The groom's haughty mother, F.E. Bergin and haughty father, I.E. Stowell were next to come. The bride's weeping mother gave her the cold shoulder. Leonard Olson represented the Flapper of 1928 and was dressed in the latest flapper style. Mr. and Mrs. Reginald Vanderbilt were then announced and were later discovered to be Roy Balsiger and C.E. Powers. Both were dressed in the latest mode. The old Sis Hopkins was revived by Ward Lathrop and put the original Sis to shame. She sang, Give Me a Little Kiss, but no one took her up on it! Supt. J. E. Sutherland ransacked the attics for his costume as the old maid aunt and sure looked the part. She sang, I Want a Little Lovin' and presented a hen as a gift. Mr. and Mrs. John D. Rockefeller were also in attendance represented by Carl Bye and Lloyd Keeney.

One of the arrivals that caused a real commotion, especially in Charlie Chaplin's heart, was that of the fashion plate Walter (Bud) Moon, who was dressed in a sleeveless and backless gown, wore a beautiful headgear and was carrying a staff. Walter sang a solo, during which the bad boys were interested in the butterfly painted on her back.

Fritz Kreisler was asked to play a violin solo at the wedding and did until Mrs. Jacobson stopped playing behind the scenes, John Trautman, Jr., was greatly embarrassed. The country cousin, J.F. Sullivan, came up the aisle whistling and flashing his flashlight tie pin and was greeted by Sis Hopkins. The cousin entertained the audience with a solo and also sang Ain't She Sweet to Sis. The henpecked husband, Glen Squires, and his devoted wife, Byron Potter, arrived amid a roar of laughter. The way "she" could pick her husband up and keep him going and lift him up to shake hands with family was a scream.

Then followed another couple of old New York's "400" -- Jay Gould and his wife, impersonated by Wm. H Yancker and Henry A. Langord. Howard Johnston of Hines and Pat Collins took the part of Pat and Rosy O'Grady in the good old Irish style and the former sang Rosy O'Grady. Theodore Johnston, also of Hines, helped out by taking the part of Annie Laurie and sang the song moving the guests to tears.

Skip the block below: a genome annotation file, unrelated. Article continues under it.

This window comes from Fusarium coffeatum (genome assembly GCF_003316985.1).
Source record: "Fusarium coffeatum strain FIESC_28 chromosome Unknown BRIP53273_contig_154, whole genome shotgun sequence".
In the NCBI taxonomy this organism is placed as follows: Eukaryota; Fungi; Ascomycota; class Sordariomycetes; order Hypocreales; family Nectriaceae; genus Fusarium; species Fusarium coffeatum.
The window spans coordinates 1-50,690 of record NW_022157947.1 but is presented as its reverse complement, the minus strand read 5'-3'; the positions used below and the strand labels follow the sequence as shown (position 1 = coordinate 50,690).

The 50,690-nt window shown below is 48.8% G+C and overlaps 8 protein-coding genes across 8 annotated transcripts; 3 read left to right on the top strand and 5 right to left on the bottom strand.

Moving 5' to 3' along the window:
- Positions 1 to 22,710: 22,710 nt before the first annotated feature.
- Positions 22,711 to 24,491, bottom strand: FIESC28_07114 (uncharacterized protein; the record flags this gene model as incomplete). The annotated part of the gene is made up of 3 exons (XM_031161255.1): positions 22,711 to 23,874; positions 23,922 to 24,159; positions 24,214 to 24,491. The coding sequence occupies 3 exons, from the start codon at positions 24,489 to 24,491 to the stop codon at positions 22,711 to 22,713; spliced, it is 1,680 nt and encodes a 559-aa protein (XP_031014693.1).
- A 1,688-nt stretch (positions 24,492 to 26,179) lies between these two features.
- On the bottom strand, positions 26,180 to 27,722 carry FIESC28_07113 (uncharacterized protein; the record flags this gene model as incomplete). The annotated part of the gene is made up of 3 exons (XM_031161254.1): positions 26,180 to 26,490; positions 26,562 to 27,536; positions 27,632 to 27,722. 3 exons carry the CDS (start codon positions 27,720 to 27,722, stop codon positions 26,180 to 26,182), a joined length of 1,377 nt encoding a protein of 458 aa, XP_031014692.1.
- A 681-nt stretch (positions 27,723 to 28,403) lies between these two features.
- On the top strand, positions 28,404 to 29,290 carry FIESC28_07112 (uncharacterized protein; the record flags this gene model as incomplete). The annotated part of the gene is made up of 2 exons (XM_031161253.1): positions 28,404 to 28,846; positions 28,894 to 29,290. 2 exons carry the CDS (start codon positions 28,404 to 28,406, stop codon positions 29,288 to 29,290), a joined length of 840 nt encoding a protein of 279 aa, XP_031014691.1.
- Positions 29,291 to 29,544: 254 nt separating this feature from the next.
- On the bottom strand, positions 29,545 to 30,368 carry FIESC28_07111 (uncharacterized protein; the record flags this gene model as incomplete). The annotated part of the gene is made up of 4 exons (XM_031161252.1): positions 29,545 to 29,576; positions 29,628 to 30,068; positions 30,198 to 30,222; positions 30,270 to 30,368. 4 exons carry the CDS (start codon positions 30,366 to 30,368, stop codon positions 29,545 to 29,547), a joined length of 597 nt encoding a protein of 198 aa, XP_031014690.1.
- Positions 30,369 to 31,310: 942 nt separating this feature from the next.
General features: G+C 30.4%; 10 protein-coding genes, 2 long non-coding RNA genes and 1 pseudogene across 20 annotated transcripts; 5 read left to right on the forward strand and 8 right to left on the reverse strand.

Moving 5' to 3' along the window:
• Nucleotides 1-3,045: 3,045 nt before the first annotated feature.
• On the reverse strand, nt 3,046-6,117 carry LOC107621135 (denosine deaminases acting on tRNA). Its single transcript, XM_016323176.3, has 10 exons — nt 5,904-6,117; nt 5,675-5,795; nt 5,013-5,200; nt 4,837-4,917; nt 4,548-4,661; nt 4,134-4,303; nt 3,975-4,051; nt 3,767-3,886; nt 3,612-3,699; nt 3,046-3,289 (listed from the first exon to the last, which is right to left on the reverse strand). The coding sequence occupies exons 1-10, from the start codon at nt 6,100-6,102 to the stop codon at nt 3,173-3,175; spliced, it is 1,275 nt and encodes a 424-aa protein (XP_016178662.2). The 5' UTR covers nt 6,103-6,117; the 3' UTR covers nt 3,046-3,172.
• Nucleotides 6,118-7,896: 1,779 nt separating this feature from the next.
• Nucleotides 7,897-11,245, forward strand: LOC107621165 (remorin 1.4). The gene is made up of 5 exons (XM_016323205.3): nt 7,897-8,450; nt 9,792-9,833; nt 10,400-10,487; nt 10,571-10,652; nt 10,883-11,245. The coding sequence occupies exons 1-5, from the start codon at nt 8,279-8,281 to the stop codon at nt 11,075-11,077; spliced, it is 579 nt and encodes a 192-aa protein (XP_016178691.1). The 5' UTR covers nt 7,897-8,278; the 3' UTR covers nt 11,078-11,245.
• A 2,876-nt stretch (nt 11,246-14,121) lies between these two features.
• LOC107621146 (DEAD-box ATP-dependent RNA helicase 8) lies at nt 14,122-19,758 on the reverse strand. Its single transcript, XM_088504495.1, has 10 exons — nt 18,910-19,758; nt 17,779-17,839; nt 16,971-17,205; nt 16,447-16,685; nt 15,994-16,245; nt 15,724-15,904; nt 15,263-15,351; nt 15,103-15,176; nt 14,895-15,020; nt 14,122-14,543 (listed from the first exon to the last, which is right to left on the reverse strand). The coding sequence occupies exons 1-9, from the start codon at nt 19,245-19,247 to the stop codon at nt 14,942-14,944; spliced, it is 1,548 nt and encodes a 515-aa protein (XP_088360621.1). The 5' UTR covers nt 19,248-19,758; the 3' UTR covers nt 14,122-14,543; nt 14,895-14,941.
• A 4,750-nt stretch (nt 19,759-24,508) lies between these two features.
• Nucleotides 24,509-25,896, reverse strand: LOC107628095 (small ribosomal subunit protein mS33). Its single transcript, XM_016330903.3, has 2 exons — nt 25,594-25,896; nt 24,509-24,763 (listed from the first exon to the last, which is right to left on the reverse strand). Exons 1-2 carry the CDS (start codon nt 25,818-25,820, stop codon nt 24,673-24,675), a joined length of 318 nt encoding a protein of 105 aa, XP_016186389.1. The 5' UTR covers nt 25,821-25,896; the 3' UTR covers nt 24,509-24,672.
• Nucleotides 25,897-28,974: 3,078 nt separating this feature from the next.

The gathering was very much honored by the attendance of President Calvin Coolidge,

E.L. Oberg and Mrs. Coolidge and Herbert Lien were all afforded the opportunity of shaking hands with them, especially Charlie Chaplin. The Negro mammy, J.C. Thompson, had to come to the wedding to take care of the bride's baby sister, Mike Haley, who arrived in a baby buggy. Rastus, James Baney, Sambo and Francis Praught snook in and then their mammy made them perform. They sang What'll We Do. Two notables who then entered were General Pershing, Clarence Gilstad, Colonel Lindberg and Les Schippers. Carl Season made a wonderful vampire as Theda Bara and although they say Lindberg has never been vamped, he sure fell for her! Galli Curei, the celebrated singer in the person of Erwin Rolfe, rendered a solo without making a sound. (Mrs. Oberg sang behind the scenes for her)

The butler then announced Mr. and Mrs. Henry Ford, which were really R.T. Praught and W. A. Cross. Mr. Irving Berlin -- Wm F. H. Brosvick then made his appearance and sang the wedding song Always.

After all the guests had arrived, the butler announced that the bridal party would enter. The pianist, Miss Virginia Witting who presided at the piano all evening, struck up the wedding march. The groomsmen -- Raymond Stoner, P.S. Langord, Gordon Mullins and Edward Oppegard were first. Following them was the best man, A. Orlebeke. Then came the Bishop -- W.L. Oberg in a regal robe who read the impressive ceremony. The bridesmaids -- Edwin Strand, Ernest Baker, Roy Zimmerman and Einar Gunderson were next in the procession. Henry Olson played maid of honor.

The bride, Isabella Snodgrass and the groom, O.U. Porfish then appeared with Fred Sherberg as the little trainbearer. Sam Keeney was the bride and was dressed in all white with a beautiful headdress and veil. Dr. D. J. Jacobson was groom and wore the conventional black tuxedo.

It didn't say, but I'm sure they lived happily ever after.